IniVation, a Switzerland-based vision sensor and software company, introduced its latest high-performance neuromorphic vision sensor technology, Aeveon, at CES 2023. While the biology-inspired vision technology has many applications in highly specialized niche fields, particularly industrial vision, the company is pushing the ultra-high speed camera into the consumer and automotive segment.
IniVation CEO and co-founder Kynan Eng said the new Aeveon sensor technology is scheduled to produce the first batch of demonstrators later in 2023 that will be suitable for robotics applications. For consumer products, he added that mass production of the sensors may be around 2025.
Compared to IniVation's previous technology: Dynamic Vision Sensor (DVS) which could only normally output pixel-level change events, Aeveon, using its new Adaptive Event Vision technology, is able to combine ultra-high speed event-based sensing to perform high HDR frame-based output and on-sensor compression that reduces output bandwidth requirements.
Another improvement is in the way the events encode lighting changes, which are output as binary up/down signals in the older DVS and can also contain multi-bit information in the new Aeveon sensor.
Currently-in-production DVS sensors can produce a lot of noise - or low signal quality - in low lighting conditions, which is not ideal for consumer electronics applications, according to Eng. "If the application is required to work in very low lighting conditions, the full dynamic range benefits of DVS may not be always directly achievable or require extra processing to achieve the benefit."
To address these shortcomings of existing technology, the company designed a new generation of sensors and architecture to improve the quality of the events and frames, as well as including on-sensor compression. With a stacked design in the new sensor, a lot of processing takes place in the sensor itself.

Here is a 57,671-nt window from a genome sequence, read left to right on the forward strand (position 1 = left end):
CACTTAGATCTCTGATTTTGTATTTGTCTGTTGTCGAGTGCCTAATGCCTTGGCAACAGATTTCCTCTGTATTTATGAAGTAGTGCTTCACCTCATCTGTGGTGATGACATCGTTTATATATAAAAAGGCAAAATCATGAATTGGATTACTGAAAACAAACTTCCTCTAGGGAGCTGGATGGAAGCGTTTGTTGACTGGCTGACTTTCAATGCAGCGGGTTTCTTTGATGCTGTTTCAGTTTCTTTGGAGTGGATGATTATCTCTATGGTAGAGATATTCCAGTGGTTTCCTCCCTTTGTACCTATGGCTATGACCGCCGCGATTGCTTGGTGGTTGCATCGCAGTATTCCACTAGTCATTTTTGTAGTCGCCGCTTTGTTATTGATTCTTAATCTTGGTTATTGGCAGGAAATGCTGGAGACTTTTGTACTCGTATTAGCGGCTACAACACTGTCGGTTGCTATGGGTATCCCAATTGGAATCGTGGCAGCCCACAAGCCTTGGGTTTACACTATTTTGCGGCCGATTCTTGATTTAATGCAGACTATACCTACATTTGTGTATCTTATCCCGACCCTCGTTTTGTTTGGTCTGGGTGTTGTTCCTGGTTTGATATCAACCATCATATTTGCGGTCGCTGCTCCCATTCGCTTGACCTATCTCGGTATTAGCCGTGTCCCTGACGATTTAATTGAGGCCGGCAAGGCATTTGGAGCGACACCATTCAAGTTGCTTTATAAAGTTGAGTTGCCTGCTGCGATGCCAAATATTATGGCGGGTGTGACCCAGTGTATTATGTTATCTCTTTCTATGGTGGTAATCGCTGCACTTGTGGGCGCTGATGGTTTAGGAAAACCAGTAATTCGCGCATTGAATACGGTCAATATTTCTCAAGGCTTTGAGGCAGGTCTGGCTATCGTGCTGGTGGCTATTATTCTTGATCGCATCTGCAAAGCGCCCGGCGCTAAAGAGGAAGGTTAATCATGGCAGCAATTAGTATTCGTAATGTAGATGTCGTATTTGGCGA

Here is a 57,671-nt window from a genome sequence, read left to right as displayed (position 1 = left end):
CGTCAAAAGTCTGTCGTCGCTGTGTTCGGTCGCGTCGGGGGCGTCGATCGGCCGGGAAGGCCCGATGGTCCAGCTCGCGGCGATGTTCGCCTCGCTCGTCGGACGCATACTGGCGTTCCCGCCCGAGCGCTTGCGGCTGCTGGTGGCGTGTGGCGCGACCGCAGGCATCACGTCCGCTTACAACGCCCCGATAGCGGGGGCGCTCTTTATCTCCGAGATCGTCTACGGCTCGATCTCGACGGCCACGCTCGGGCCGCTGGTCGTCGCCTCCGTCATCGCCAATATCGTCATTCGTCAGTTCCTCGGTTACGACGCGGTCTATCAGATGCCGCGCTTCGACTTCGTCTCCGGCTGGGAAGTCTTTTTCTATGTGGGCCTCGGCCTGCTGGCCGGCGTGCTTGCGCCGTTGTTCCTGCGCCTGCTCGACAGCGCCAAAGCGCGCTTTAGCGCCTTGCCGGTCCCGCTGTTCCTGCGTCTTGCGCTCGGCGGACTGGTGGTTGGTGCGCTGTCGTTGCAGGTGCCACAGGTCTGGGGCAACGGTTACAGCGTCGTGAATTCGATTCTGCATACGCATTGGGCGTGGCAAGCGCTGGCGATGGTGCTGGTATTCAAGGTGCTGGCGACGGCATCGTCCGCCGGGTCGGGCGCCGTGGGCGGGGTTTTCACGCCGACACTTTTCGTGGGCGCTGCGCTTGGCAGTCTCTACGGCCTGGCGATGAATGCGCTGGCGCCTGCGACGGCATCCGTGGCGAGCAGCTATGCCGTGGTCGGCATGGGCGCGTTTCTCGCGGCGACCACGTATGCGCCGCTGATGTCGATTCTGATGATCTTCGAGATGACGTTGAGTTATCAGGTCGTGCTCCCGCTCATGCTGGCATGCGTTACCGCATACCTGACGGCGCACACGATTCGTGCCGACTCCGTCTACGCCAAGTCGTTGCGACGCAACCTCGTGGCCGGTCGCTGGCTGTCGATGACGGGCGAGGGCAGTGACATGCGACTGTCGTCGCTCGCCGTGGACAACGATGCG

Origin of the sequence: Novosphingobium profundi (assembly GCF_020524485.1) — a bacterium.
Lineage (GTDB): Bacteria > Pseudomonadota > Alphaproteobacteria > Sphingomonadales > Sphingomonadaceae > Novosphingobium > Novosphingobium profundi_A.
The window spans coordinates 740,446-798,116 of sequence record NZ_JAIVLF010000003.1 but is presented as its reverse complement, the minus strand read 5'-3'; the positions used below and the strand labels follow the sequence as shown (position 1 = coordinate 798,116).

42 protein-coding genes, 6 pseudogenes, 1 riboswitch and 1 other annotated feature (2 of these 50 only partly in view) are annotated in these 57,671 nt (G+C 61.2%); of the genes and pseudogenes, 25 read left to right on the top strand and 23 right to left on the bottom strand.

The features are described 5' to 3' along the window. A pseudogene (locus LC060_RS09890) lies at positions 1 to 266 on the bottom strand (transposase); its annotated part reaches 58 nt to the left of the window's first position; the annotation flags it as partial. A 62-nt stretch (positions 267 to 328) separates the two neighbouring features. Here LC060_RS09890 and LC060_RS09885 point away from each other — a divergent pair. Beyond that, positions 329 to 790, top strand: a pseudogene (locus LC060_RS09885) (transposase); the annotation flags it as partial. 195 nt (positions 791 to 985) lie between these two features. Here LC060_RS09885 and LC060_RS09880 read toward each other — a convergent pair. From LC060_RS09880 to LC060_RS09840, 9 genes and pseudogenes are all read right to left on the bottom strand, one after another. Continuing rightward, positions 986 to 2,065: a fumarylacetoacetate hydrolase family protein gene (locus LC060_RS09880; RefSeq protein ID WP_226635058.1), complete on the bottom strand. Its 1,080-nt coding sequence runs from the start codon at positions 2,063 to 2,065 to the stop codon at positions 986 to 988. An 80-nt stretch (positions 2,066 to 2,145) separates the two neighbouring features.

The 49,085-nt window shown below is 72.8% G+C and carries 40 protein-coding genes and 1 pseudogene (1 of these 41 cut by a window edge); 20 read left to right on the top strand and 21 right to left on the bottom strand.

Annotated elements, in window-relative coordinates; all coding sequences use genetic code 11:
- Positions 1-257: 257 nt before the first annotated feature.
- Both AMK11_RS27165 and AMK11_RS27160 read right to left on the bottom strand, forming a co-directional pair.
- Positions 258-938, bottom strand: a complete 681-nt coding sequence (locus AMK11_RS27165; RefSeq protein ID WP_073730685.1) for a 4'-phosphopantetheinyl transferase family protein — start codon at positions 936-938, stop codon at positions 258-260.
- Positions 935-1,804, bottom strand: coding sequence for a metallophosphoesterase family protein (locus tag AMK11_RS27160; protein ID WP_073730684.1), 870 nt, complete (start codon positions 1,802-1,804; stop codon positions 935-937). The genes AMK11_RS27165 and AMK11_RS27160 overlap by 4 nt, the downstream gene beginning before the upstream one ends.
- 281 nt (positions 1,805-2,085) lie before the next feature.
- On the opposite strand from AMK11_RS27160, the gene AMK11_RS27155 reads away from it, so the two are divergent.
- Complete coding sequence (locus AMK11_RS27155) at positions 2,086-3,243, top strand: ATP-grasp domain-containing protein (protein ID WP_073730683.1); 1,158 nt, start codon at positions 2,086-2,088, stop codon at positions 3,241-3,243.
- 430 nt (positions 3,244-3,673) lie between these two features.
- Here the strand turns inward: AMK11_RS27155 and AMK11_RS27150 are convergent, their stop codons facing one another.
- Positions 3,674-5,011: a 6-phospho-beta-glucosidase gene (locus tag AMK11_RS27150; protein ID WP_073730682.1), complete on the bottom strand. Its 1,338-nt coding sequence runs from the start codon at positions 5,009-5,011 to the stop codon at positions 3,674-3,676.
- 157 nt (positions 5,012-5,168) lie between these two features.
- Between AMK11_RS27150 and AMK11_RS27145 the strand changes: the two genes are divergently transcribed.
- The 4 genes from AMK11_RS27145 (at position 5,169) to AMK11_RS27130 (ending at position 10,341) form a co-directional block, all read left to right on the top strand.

Applications from defense, aerospace, AR/VR, to smartphone and automotive
Eng noted that IniVation has been working with automotive OEMs, which need as high resolution as they can for autonomous driving up to 4K resolution.
Current applications of DVS sensors include train positioning, fast tracking of vehicles and other assets, and industrial automation; they have also been tested in space for observing lightning – which is a very fast event that can only be captured by high-speed cameras.
For mobile devices, the new Aveon sensor can improve picture quality, support compressed low-latency live streaming, and be installed in AR/VR headsets. Eng noted that the new high-speed and low-power camera sensors can improve battery lifetime for mobile devices.
IniVation believes this technology can "go into every single image sensor in every application, and anything from phones, cars, robots, to toys can use this technology."
For autonomous vehicles and robotics, the company is working with different AI technologies that are compatible with the sensors. Eng said IniVation's mission is to make sure that the AI system receives data from the new sensor as fast as possible, because reacting even one millisecond faster can make a difference in avoiding a collision. In this way, IniVation's ultra-high speed cameras are expected to make autonomous driving safer.
Eng said the sensors are expected to integrate with high-end smartphones and luxury cars, and the manufacturing costs of Aeveon will be similar to the costs of existing state-of-the-art phone sensors, as the sensors are manufactured using standard silicon fabrication processes.
Some chips they currently use are supplied by Samsung Electronics, which has been a technology partner for several years. Eng said Samsung approached the technology team while they were still doing research at the University of Zurich and ETH Zurich.
The research team included experts with a wide range of backgrounds from biology, computer science, neuroscience, electrical and mechanical engineering.
Since spinning off as an independent company, for different versions of the sensors, IniVation uses chips made by different foundries including Samsung, TSMC, and Tower.
Working with Samsung, IniVation was able to bring products to 35 countries including China and the US – which are now IniVation's largest customer bases.
Samsung has launched one consumer IoT device using its DVS sensors. Currently, IniVation is in contact with several other consumer electronics companies as well as carmakers in Europe and Asia.
The Swiss company also supplies sensors for research into defense applications in the US.
IniVation at CES 2023
Photo: DIGITIMES Asia
IniVation at CES 2023
Photo: DIGITIMES Asia